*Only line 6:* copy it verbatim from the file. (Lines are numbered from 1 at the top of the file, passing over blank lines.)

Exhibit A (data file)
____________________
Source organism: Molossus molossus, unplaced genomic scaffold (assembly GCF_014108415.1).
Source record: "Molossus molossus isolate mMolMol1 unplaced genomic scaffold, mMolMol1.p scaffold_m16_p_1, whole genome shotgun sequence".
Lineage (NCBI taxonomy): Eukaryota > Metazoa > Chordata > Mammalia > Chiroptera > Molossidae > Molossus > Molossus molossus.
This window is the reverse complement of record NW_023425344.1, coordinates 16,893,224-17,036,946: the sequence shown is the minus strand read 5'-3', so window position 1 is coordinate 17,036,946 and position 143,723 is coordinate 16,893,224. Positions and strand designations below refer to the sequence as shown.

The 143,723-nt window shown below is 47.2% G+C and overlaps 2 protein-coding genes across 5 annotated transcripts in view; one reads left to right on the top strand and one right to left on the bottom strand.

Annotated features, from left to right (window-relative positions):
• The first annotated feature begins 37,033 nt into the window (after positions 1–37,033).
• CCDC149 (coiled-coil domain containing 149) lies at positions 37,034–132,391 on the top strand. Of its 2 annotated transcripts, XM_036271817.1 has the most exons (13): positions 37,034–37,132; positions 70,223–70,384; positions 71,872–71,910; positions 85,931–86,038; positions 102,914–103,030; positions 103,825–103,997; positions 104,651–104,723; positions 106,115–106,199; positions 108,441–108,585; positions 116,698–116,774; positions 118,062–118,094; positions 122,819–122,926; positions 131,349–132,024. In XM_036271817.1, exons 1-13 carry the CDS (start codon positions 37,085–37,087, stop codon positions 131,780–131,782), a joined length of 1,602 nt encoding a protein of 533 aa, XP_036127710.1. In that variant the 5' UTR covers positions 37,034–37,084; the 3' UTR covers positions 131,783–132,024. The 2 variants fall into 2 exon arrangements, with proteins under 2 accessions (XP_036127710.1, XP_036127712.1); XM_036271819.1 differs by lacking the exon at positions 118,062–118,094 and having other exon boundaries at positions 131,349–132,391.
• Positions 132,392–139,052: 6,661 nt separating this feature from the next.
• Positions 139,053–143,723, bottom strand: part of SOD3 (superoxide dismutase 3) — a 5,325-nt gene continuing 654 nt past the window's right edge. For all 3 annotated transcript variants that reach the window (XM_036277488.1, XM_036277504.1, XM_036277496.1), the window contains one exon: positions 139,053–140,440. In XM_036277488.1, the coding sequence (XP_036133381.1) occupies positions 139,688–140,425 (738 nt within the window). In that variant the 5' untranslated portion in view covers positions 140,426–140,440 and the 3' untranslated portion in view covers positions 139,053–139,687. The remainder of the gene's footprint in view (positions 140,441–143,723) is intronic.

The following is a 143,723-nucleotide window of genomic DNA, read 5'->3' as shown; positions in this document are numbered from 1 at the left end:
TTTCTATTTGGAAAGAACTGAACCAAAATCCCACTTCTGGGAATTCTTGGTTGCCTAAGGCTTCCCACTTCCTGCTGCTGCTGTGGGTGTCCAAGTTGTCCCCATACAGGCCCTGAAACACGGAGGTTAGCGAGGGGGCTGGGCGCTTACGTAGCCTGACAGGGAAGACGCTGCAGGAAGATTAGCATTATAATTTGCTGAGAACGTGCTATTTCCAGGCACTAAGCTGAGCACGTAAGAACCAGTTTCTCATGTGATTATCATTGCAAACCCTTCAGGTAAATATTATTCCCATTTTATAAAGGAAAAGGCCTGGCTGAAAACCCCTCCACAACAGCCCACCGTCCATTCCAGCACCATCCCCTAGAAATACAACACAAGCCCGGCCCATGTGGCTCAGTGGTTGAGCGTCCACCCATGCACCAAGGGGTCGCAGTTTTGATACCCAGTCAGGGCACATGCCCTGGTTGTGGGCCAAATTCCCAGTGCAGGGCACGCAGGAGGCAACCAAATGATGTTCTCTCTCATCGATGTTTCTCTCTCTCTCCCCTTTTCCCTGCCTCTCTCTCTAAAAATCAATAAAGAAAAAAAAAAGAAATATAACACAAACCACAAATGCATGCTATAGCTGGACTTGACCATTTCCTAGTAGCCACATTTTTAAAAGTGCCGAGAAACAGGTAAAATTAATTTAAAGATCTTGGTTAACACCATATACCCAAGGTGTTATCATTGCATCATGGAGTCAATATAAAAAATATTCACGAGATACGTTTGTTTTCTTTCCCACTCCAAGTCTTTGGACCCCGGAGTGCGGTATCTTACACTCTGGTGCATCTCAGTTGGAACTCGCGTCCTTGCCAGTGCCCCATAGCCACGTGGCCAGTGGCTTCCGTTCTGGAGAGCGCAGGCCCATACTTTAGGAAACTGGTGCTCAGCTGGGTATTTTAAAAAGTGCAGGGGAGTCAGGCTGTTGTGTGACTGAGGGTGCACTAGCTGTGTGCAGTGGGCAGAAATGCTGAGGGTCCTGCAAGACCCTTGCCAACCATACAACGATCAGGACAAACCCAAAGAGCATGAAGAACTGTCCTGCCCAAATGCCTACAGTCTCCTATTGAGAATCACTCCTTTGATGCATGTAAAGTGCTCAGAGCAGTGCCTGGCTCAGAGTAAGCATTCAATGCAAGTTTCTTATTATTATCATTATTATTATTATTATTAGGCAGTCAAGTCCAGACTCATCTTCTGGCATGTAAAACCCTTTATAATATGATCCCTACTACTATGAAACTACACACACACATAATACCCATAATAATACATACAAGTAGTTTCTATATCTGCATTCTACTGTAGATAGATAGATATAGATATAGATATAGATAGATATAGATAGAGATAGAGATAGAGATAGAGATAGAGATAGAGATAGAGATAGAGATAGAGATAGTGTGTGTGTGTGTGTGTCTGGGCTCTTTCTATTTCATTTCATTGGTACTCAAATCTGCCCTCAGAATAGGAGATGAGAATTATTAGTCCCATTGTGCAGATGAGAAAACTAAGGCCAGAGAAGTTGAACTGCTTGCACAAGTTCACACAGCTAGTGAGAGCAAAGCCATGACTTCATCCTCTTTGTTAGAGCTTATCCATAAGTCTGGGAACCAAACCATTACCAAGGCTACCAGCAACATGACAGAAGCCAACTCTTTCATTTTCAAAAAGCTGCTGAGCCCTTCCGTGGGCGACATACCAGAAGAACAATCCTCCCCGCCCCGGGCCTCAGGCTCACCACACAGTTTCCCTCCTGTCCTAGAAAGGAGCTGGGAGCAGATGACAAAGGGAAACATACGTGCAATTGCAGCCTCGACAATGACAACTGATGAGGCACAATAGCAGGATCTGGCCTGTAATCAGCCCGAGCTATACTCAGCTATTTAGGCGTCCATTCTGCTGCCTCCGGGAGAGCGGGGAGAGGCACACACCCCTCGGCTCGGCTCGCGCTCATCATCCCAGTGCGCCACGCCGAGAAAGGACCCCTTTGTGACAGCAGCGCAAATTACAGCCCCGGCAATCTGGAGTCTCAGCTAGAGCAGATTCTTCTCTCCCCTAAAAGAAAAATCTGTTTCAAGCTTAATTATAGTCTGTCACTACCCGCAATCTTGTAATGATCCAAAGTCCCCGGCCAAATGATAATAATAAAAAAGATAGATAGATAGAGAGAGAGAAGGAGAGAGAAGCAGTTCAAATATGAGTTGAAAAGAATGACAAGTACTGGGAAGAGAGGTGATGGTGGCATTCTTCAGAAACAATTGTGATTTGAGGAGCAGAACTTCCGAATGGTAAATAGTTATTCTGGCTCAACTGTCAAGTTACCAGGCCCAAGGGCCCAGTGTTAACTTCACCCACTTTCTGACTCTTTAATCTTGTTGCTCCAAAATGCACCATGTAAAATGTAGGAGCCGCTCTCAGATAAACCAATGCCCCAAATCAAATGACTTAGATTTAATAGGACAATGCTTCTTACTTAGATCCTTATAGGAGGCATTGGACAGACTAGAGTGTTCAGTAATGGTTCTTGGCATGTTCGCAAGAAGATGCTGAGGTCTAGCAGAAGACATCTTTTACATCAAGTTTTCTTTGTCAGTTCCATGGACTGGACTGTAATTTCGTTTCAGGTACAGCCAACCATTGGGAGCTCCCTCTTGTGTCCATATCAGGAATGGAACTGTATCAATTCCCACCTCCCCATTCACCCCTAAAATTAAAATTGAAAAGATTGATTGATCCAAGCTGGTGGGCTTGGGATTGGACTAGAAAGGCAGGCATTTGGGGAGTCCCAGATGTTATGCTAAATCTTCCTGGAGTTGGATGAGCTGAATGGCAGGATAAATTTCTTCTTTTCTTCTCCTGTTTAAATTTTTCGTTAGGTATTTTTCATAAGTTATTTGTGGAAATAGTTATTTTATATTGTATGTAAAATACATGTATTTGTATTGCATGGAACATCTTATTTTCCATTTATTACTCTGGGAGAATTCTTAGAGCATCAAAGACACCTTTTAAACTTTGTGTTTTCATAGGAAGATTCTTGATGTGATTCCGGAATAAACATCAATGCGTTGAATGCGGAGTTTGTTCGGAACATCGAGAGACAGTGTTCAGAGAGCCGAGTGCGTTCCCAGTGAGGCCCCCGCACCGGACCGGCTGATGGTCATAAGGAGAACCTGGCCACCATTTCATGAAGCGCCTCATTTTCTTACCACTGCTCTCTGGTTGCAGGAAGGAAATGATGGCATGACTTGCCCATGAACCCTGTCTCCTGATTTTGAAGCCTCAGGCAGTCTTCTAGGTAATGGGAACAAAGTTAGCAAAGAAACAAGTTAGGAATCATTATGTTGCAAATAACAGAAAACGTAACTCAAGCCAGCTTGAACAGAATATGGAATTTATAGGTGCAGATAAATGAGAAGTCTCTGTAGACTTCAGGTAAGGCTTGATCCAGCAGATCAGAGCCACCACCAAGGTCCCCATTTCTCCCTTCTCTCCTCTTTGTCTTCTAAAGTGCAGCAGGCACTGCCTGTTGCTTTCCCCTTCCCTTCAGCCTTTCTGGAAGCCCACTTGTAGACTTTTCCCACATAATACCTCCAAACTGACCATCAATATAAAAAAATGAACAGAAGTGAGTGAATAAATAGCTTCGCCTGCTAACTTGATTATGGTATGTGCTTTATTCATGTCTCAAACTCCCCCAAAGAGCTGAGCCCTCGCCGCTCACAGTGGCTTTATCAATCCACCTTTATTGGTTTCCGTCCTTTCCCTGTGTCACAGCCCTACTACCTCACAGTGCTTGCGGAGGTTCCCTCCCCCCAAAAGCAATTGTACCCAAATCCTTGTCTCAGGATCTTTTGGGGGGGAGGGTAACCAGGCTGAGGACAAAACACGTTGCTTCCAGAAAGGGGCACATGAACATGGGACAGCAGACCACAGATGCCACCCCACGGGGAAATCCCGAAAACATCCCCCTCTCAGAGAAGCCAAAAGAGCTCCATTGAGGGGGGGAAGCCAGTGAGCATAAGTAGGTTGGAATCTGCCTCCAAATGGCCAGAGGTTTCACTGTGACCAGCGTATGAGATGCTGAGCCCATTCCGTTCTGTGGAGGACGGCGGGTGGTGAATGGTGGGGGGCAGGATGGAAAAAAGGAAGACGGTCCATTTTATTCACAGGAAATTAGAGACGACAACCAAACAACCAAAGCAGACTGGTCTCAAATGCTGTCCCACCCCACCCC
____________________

Annotated features, from left to right (window-relative positions):